I did see my OB/GYN during this time who provided some enlightening information. First, she encouraged me to continue on the medication for a minimum of 6 months. My therapist agrees with me that a year is probably more appropriate in my case. I will reevaluate closer to my baby’s first birthday. This is a huge step for me. In the past, I have always considered my anxiety to be productive and motivating. It keeps my life incredibly organized which is where I thrive. What I experienced during this postpartum period has changed my entire outlook on mental health, and for that, I am grateful. The silver lining is that I now have more compassion for those who struggle and will be able to better help my children and loved ones should they find themselves in a similar battle. The second thing my doctor told me what that she sees postpartum depression often when women have a traumatic birth experience or one that does not go the way they envision. This was another lightbulb moment for me. My therapist thinks, and I agree, that I had PTSD from my miscarriages. I didn’t celebrate the first half of this pregnancy because I was terrified of losing my baby and I was guarding my heart. Then I went into this labor being induced because my baby was not doing well according to the non-stress test. There was so much fear and anxiety during the first half of my pregnancy and then again for the labor and delivery.
Finally, the last puzzle piece that aided in my recovery was the encouragement by my incredible bosses to take a maternity leave. I am infinitely aware of how incredibly blessed I am to not only have bosses who want you to take the time to heal, but also to be able to afford to do so financially. I know it is not an option for so many mothers, but I would be remiss if I did not mention it because I am confident that the removal of that additional responsibility helped me more than I can say. I will never be able to adequately thank my bosses for the gift of time they gave me and my family.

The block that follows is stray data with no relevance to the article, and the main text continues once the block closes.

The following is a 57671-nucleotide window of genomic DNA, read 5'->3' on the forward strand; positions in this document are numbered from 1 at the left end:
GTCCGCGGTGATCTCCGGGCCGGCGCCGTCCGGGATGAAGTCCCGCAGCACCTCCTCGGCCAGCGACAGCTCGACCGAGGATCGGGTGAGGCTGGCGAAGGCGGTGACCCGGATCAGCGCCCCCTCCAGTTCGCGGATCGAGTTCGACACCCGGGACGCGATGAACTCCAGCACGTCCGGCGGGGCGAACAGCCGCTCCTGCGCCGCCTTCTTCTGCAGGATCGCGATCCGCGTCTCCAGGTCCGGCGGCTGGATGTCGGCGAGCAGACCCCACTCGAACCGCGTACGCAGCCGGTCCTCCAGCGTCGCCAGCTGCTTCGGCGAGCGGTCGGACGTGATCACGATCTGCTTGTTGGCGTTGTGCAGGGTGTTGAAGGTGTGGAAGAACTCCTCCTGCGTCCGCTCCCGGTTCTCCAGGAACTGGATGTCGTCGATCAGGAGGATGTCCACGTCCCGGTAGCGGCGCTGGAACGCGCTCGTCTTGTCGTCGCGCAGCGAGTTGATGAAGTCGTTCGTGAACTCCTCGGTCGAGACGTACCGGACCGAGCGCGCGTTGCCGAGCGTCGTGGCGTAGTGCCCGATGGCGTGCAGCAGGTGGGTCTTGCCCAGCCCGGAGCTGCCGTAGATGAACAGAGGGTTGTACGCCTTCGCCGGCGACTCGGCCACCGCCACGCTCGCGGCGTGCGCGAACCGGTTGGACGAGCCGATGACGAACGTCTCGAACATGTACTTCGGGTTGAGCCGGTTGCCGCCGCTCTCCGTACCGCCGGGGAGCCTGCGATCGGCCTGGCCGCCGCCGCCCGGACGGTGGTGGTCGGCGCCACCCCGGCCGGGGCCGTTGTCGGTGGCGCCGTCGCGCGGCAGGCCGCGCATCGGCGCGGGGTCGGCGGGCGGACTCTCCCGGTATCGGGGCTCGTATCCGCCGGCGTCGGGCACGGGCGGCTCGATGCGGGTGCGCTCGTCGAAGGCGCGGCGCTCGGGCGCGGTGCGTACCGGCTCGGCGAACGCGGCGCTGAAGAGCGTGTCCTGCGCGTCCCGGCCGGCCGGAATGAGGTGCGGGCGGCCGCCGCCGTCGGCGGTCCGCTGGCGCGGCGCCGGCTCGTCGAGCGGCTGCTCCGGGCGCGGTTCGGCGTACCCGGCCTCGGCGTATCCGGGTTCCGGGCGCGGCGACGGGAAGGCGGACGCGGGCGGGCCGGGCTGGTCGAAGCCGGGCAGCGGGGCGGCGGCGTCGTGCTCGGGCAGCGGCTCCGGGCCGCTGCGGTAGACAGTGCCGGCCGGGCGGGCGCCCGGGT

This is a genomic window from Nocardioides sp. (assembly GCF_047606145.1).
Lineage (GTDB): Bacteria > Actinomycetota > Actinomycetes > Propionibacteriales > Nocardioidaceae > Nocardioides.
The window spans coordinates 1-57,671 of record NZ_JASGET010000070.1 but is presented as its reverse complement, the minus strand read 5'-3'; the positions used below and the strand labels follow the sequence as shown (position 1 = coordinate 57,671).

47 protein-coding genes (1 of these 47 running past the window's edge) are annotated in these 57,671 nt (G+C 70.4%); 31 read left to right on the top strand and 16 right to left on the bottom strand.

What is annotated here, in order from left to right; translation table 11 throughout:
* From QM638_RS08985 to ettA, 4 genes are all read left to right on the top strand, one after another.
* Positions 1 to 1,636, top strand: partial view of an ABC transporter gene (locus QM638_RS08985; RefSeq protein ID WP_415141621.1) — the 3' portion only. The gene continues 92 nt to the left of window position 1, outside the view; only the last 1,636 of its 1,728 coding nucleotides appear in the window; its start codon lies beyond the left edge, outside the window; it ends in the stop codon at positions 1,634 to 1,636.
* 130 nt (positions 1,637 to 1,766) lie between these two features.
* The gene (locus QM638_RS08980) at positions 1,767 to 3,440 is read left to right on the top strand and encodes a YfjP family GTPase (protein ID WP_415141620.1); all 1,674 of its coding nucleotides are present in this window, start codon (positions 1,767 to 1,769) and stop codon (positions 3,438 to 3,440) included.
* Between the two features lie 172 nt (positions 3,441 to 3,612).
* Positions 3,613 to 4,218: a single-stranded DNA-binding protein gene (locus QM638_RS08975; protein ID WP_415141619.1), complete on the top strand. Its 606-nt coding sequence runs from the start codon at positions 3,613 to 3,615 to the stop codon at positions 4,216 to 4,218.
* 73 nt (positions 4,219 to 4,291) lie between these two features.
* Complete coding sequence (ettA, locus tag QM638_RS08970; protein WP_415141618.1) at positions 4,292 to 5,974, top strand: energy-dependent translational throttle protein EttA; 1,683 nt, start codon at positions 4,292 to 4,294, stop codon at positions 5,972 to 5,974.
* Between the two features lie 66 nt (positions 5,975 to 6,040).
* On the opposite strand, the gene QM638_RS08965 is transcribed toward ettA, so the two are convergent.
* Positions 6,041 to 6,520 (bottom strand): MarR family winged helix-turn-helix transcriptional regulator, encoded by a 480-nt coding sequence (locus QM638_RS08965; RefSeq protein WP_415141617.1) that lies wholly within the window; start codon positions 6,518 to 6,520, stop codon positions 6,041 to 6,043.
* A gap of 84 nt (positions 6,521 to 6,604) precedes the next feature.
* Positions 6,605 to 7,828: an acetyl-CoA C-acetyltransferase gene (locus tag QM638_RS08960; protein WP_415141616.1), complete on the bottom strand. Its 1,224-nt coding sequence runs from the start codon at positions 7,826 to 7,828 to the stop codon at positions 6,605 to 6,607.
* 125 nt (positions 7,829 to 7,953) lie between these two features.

In 8 short weeks, I have turned the corner. I cannot identify the date it happened; it was too gradual. At first, recovery was slow. I would only have moments in a day of feeling like myself, then it would increase to hours in a day. Soon after, it became that I had more positive thoughts and less negative ones in a day. My therapist encouraged me to not lose hope and reminded me that recovery can be slow. Before I knew it, I would go days without the lows or anxiety. I was sleeping even after feeding the baby at night. I was laughing again. I was happier more than I was sad. Now, here I sit, 8 weeks out and I am myself, a new version of me but myself nonetheless. I cannot recall the last time I had anxiety or depressive thoughts, but I know it has been over 2 weeks. I no longer use the word hopeful to describe myself but rather happy and excited. I am excited to raise this blessing of a baby and to be his momma. I am cautious that my anxiety will resurface. In those moments, I remind myself that help is out there and it is temporary.